Canadian Town Says There’s No Reason To Worry About Bright Pink Water

Just a little potassium permanganate, y'all.

People in this town in Alberta, Canada were not tickled pink when they turned on their faucets earlier this week.

The town of Onoway is apologizing to its 1,000 residents after its drinking water turned pink, CBC News reports.

On the evening of March 6, complaints about the weird water started to flood the town office, and images began to bubble up on social media.

Facebook user Trevor Winfield posted a video of the pastel water on March 6. “My water is broken,” he wrote. “Thanks town of Onoway.”

“We are still assessing what exactly happened but it appears a valve may have stuck allowing the potassium permanganate to get into our sump reservoir and thereby into the Town’s water distribution system,” Onoway Mayor Dale Krasnow said on the town’s official website on Tuesday.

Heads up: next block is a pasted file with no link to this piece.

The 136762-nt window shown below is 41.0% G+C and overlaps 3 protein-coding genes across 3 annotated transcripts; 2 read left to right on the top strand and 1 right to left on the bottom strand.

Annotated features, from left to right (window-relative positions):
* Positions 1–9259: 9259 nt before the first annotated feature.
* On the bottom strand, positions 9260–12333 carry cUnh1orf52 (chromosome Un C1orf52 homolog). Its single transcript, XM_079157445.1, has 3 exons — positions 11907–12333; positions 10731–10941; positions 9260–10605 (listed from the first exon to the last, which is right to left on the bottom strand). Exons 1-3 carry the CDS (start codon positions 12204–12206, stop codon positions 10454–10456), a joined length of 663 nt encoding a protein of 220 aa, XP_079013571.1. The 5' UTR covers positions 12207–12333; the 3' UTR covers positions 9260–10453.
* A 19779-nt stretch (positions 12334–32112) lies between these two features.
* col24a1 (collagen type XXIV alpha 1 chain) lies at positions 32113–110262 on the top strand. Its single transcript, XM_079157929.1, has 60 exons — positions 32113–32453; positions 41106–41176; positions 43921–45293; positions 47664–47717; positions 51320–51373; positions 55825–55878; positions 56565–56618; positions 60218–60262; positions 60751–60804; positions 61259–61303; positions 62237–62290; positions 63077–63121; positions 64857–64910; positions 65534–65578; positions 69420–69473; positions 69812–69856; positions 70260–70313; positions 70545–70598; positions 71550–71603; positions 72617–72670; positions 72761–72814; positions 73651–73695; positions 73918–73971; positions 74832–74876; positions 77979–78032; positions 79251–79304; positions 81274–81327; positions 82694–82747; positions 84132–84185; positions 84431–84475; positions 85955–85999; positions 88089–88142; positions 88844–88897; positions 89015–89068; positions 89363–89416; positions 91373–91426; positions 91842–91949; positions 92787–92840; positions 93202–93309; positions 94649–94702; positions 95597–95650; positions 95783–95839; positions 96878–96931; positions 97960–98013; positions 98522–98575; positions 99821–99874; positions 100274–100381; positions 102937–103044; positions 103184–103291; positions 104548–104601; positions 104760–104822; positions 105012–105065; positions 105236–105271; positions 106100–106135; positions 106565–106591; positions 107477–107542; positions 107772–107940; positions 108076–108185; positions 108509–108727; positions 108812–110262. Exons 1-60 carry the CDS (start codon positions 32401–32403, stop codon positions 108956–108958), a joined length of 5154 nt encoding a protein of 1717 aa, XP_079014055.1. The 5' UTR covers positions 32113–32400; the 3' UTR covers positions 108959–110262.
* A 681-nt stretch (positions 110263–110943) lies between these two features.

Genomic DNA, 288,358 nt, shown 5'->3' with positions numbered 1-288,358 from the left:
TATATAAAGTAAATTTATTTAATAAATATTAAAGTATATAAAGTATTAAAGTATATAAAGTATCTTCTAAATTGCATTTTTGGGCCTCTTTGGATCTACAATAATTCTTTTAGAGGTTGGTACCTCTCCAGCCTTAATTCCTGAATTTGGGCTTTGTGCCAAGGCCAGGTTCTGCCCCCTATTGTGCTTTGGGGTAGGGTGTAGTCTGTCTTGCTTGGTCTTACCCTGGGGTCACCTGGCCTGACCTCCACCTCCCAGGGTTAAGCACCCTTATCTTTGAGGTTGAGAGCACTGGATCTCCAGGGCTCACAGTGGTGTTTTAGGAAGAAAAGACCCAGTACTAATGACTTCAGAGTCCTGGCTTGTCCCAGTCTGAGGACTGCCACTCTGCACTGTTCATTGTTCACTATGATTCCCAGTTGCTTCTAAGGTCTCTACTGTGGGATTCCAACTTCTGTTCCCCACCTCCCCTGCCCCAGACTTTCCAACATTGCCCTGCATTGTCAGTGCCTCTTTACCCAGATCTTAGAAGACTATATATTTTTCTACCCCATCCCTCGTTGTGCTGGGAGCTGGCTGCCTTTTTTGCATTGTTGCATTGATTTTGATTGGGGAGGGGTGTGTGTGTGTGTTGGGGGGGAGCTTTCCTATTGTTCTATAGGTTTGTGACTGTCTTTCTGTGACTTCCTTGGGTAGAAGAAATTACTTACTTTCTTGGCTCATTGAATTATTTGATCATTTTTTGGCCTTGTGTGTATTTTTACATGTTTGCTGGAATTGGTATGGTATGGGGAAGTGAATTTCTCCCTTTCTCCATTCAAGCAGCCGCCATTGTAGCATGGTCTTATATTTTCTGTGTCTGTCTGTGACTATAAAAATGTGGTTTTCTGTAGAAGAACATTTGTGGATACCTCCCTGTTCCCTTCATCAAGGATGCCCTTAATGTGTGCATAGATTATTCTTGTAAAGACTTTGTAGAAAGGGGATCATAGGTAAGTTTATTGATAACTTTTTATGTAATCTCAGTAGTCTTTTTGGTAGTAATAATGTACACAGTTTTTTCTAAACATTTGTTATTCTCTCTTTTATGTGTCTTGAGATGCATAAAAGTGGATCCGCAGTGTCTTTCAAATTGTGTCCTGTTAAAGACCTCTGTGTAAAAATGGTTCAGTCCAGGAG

Krasnow added though it is shocking to see fuchsia water coming from a tap, potassium permanganate is used in normal treatment processes to help remove iron and manganese, and no one was at risk.

He apologized to alarmed residents, saying the town could have done a better job communicating what was going on.

The Water Quality Association, a trade association for the water treatment industry, backed up that claim. It told the Huffington Post that potassium permanganate improves water’s clarification and is used primarily to control taste and odors, control biological growth in treatment plants and remove iron and manganese. The group also noted that if people bathe in water containing potassium permanganate, they could see some brown staining on the skin, but it’s harmless and temporary.

By Tuesday afternoon, CTV reported that all main lines were clear, but town officials said there still may be some pink water left over. They advised residents to run their water for a few minutes until the odd hue went away.


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